utm_source: utm_medium: utm_content: brokaw | onews | Root Out Your Self-Doubt

If you work in a creative field, you’ve likely experienced the exhausting lifecycle of motivation. At first, you’re pumped to flex your creative muscles. But motivation can be fickle. And as a project drags through rounds of revisions, it can grow stale and lifeless. Enter: self-doubt, the creativity-strangling monster that whispers, “This is trash.”

Bad news: self-doubt sucks. Good news: you’re not alone. It happens to all creative folks. And there are ways to get through it and come out on the other side creating even cooler stuff.

You gotta believe.

As cheese-laden montage-y as it sounds, confidence plays a huge role in creative success. With confidence comes a willingness to not only think outside the box but to completely redesign it (or rise above the blah blah, if you will).

Having genuine belief in yourself and your work (like, say, a full-length invisible movie) is crucial. Especially in advertising, where client buy-in and support is an absolute necessity. After all, if you don’t believe in your ideas, why would someone else?

Hone your self-evaluation skills. 

Constructive criticism—empasis on “constructive”—is key. When your inner-critic raises its voice, you don’t have to listen right away—push it later into your creative process when you can get some valuable distance. And then adopt the same respectful tone you’d (hopefully) use when critiquing someone else’s work.

Be honest and evaluate the good and the bad through the lens of how well it meets your strategic objectives. With practice, you can turn self-doubt from a creative restraint into an invaluable asset.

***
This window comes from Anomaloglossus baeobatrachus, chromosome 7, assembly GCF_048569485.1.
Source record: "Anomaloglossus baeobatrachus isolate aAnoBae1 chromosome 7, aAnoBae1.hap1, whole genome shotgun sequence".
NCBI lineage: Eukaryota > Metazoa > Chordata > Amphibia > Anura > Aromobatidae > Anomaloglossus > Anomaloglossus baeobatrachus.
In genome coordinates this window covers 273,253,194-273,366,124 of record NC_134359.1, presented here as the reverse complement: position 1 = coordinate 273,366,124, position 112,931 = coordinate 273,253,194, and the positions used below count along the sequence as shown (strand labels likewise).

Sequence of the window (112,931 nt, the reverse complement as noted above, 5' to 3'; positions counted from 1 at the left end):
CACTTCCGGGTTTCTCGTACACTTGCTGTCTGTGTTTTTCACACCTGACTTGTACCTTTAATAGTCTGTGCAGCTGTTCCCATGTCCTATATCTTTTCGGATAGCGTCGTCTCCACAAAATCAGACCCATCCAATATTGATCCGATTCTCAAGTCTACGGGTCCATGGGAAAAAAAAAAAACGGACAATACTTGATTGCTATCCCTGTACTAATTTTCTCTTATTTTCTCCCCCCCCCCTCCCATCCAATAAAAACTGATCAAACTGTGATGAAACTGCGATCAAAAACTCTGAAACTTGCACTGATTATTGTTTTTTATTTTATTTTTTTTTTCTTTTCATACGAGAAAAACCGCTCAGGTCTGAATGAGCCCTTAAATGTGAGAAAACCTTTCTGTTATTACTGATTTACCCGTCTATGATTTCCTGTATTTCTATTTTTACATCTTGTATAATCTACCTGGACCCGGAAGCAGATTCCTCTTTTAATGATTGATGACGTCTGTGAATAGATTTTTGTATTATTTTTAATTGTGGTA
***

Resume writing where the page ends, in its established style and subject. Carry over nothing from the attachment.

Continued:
Accept that you’re gonna suck sometimes, and that’s totally fine.

Push yourself, but don’t feel bad when you aren’t perfect. Ira Glass (of This American Life and the Cool Glasses Hall of Fame that exists in my head) has a great message for seekers of creative success, which Daniel Sax adapted into this beautiful short film.

Essentially, grit is the only thing separating good taste from great work, and the best way to bridge that gap is to put nose to grindstone. Often.

And if you’re anything like me, one day you’ll look back at some of your old projects/fledgling ideas/margin doodles and feel like gouging your eyes out (or running it through a paper shredder). But that just means you’ve grown.

Have a constructive weekend, everybody!

– Your “We believe in you!” friends at Brokaw

With practice, you can turn self-doubt from a creative restraint into a motivator to take your work to the next level.

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